It could be harder to get a new PC this holiday season, as supply chain issues continue to hinder the market. Numbers shared by analysts today show that component shortages related to the COVID-19 pandemic are still very much affecting PC supply—and demand.
“The shortfall in supply of PCs is expected to last well into 2022, with the holiday season of this year set to see a significant portion of orders not met,” Ishan Dutt, senior analyst at Canalys, said in a statement.
The biggest factor slowing the growth of desktop, laptop, and workstation shipments is disruption to the global supply chain and logistics network, Dutt said. Manufacturers are dealing with restrictions and even lockdowns, especially in Asia. This situation is leading to backlogs for PC-makers and their partners.
Global growth, US decline
Around the world, Q3 2021 was a time of growth for the PC market, according to Canalys, which reported 5 percent growth compared to Q3 2020, and IDC, which saw 3.9 percent growth. However, the US actually saw a decline. Canalys reported the decline at over 9 percent year over year (IDC didn’t disclose the figure in its announcement). This was partially due to the components shortage, which has been affecting various parts, like integrated circuits used in power management and Wi-Fi modules, for example. However, another contributor was simply that many Americans had already recently bought a new PC by then.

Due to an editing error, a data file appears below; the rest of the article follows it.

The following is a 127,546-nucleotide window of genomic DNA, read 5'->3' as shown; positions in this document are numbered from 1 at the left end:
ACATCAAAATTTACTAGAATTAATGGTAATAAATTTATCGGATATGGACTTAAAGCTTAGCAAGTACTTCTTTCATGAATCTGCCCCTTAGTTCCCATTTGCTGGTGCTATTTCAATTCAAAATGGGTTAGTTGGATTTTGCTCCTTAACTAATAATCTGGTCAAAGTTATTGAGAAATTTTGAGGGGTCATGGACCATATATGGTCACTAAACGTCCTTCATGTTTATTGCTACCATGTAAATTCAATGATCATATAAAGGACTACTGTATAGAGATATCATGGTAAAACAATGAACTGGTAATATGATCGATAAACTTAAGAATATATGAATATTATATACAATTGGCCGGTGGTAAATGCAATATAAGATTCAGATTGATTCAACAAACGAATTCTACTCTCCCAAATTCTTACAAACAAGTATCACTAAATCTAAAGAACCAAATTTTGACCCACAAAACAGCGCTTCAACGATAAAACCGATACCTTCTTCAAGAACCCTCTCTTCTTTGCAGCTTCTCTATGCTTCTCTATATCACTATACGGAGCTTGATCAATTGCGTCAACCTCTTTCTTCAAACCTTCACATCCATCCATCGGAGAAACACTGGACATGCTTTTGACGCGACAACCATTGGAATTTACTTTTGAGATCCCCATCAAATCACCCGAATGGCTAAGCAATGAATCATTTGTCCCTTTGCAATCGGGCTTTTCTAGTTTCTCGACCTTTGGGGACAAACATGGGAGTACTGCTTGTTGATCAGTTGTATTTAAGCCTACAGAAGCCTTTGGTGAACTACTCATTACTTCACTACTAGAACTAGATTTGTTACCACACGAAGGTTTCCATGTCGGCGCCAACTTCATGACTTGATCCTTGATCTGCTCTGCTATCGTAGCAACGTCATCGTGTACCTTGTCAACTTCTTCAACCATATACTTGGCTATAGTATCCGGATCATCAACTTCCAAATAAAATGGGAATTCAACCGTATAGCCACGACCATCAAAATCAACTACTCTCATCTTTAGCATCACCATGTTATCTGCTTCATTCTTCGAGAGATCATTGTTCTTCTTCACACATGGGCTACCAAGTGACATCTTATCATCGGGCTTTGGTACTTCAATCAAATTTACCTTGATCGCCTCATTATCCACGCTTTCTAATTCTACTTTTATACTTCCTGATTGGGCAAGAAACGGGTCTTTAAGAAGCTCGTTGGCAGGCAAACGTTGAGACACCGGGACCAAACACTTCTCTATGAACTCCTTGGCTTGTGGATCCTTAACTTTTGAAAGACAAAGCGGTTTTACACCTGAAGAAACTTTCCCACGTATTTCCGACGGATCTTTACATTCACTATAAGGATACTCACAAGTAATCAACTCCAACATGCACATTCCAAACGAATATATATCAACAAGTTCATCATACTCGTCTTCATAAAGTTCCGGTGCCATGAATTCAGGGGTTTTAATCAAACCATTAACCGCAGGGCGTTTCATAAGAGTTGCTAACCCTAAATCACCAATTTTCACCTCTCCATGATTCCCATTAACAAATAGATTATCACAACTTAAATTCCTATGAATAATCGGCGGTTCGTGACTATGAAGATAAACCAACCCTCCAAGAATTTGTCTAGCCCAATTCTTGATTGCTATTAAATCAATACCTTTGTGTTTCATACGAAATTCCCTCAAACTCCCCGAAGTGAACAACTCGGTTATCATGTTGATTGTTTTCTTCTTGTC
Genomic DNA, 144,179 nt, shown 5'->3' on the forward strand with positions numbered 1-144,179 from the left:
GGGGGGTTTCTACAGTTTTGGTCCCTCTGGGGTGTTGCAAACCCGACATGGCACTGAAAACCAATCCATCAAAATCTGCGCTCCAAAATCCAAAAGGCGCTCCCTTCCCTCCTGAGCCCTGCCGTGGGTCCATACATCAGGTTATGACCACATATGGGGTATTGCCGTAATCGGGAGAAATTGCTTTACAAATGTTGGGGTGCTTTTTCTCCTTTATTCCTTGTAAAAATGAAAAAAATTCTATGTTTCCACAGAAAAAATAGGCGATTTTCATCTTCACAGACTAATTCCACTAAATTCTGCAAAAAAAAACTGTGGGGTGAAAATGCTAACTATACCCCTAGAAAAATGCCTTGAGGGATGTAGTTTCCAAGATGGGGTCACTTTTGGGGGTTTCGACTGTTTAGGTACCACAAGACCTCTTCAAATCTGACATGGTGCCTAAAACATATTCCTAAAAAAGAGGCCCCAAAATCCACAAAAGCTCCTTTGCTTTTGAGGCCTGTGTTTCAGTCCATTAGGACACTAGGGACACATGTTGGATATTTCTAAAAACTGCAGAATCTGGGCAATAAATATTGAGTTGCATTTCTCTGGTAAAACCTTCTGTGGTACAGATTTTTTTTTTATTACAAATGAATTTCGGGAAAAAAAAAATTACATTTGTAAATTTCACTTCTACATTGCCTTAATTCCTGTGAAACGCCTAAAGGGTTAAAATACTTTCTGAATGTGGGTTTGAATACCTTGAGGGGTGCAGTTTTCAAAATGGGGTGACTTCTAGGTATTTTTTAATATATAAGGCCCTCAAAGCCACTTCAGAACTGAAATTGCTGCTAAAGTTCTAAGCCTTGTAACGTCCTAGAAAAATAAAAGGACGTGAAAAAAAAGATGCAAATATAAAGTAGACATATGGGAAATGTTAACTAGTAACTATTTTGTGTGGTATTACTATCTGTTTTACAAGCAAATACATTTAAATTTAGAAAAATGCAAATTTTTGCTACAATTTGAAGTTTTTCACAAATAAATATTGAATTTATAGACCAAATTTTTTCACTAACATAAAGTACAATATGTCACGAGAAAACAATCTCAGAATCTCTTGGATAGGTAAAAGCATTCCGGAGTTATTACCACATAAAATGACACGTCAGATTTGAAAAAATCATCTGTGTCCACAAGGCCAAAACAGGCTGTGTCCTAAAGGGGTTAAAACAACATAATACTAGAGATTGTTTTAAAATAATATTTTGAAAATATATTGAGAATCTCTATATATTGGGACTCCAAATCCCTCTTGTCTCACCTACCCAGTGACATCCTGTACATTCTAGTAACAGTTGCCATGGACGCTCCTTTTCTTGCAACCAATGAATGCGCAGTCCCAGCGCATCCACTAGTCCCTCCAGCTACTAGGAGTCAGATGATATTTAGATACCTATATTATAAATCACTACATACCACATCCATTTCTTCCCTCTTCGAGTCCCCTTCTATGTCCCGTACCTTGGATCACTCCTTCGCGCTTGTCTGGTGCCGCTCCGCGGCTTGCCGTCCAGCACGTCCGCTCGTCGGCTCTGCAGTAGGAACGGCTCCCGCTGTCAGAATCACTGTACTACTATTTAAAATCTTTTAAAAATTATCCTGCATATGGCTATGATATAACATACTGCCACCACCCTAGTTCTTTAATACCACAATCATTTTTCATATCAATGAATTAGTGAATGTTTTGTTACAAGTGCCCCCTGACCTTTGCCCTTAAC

“Bottlenecked supply chains and ongoing logistic challenges led the US PC market into its first quarter of annual shipment decline since the beginning of the pandemic,” Neha Mahajan, senior research analyst of Devices and Displays at IDC, said in a statement.
“After a year of accelerated buying driven by the shift to remote work and learning, there’s also been a comparative slowdown in PC spending, and that has caused some softening of the US PC market today. Yet supply clearly remains behind demand in key segments, with inventory still below normal levels,” Mahajan said.
Some PC-makers are deprioritizing mature markets like the US in favor of markets with more accelerated growth